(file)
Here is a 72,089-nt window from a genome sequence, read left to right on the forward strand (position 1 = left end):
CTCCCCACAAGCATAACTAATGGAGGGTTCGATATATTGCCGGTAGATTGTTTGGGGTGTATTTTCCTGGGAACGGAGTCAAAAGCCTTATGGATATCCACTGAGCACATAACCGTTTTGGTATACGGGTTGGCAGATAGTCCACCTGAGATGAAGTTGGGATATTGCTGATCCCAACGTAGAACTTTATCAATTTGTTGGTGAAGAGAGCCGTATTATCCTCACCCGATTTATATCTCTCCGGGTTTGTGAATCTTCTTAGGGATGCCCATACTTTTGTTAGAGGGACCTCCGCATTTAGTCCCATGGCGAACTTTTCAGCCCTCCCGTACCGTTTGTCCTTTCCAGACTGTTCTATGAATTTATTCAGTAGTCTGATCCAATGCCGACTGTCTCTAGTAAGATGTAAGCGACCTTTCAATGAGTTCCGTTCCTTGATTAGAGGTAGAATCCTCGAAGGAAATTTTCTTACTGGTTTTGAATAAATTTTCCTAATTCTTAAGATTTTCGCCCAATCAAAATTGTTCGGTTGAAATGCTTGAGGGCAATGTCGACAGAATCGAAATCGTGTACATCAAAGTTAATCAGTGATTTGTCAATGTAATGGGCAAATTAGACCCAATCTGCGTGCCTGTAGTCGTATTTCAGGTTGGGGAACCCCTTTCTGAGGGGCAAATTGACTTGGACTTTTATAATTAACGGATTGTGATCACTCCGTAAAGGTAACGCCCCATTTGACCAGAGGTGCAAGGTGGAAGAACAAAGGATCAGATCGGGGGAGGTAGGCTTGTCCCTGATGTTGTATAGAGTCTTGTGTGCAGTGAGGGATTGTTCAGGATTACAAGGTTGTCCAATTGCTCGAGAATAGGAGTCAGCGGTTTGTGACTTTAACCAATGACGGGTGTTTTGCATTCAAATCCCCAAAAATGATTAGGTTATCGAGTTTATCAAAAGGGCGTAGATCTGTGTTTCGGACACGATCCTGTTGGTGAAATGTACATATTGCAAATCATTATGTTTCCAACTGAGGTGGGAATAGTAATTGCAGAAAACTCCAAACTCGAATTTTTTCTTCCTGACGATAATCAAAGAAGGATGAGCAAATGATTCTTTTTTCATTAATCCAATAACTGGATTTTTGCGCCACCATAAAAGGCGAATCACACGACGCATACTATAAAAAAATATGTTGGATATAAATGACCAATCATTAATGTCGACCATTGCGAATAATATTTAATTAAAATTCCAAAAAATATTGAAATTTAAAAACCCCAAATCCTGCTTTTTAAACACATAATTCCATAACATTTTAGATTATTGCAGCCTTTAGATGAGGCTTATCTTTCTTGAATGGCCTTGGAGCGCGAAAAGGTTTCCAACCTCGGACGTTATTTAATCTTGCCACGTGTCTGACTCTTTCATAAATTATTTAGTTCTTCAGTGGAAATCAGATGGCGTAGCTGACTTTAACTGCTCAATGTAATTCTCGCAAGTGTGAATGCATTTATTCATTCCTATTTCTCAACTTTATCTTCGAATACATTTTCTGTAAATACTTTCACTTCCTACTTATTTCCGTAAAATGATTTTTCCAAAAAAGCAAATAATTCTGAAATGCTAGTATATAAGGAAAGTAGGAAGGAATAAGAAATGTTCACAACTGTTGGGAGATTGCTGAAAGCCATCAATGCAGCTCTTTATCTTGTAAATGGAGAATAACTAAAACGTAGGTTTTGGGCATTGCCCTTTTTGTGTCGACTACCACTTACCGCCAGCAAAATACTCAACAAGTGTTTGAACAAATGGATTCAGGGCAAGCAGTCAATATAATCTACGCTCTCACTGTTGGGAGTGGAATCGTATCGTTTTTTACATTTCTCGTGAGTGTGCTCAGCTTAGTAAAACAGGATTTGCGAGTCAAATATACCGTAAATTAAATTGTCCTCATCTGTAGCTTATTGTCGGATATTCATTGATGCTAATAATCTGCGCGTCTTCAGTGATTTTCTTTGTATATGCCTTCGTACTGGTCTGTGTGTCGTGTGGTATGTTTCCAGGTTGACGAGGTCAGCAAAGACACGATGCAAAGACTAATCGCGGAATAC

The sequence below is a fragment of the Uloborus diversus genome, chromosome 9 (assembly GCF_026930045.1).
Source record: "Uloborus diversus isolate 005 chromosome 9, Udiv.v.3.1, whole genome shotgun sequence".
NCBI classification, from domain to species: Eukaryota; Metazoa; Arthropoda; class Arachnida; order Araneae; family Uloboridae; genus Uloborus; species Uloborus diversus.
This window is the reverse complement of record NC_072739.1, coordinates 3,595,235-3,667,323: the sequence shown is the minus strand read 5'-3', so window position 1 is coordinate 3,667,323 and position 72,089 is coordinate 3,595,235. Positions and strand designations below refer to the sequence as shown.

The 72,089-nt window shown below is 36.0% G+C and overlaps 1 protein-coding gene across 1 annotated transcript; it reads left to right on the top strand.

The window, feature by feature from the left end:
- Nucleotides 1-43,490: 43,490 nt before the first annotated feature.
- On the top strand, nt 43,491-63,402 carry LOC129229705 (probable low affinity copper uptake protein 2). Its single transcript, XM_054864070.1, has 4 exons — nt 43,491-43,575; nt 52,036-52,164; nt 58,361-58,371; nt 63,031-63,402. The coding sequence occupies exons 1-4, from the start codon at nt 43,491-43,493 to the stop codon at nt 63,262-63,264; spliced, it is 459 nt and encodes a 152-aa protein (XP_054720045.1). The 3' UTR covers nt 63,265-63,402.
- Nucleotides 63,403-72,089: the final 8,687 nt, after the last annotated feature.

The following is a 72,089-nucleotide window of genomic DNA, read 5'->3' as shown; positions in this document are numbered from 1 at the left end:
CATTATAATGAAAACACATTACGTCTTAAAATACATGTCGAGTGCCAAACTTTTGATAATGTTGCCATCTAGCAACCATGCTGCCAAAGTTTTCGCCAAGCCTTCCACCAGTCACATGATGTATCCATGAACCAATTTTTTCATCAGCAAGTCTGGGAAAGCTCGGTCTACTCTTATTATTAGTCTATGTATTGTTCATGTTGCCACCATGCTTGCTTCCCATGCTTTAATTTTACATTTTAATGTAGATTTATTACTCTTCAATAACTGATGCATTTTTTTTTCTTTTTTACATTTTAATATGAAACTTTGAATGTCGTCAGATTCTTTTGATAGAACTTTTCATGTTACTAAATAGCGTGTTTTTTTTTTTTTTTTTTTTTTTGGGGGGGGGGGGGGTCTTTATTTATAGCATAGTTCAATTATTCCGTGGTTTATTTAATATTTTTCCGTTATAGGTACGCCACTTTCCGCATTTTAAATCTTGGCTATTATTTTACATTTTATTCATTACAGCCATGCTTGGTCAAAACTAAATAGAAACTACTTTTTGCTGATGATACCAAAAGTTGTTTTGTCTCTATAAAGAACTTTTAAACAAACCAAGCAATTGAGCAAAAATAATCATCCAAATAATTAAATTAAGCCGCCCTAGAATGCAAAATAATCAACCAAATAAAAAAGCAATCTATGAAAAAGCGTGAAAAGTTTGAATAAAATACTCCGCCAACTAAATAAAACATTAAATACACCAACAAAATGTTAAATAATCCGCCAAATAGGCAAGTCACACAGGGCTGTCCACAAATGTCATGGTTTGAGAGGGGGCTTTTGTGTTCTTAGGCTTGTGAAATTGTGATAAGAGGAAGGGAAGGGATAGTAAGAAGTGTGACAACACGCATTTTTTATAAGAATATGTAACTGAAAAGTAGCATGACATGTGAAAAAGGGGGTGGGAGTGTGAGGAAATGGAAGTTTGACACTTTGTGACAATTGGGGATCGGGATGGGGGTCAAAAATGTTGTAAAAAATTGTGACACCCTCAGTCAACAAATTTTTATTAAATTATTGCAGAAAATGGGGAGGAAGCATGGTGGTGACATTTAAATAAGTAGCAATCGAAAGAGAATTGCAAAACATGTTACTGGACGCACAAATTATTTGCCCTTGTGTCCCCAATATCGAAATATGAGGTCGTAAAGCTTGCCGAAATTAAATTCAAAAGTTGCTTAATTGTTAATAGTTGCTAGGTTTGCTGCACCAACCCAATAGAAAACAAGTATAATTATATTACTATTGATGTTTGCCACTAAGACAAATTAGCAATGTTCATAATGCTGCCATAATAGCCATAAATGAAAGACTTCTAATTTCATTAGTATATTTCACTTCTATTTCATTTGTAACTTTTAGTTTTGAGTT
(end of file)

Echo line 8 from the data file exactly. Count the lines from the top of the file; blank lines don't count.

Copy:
The window, feature by feature from the left end: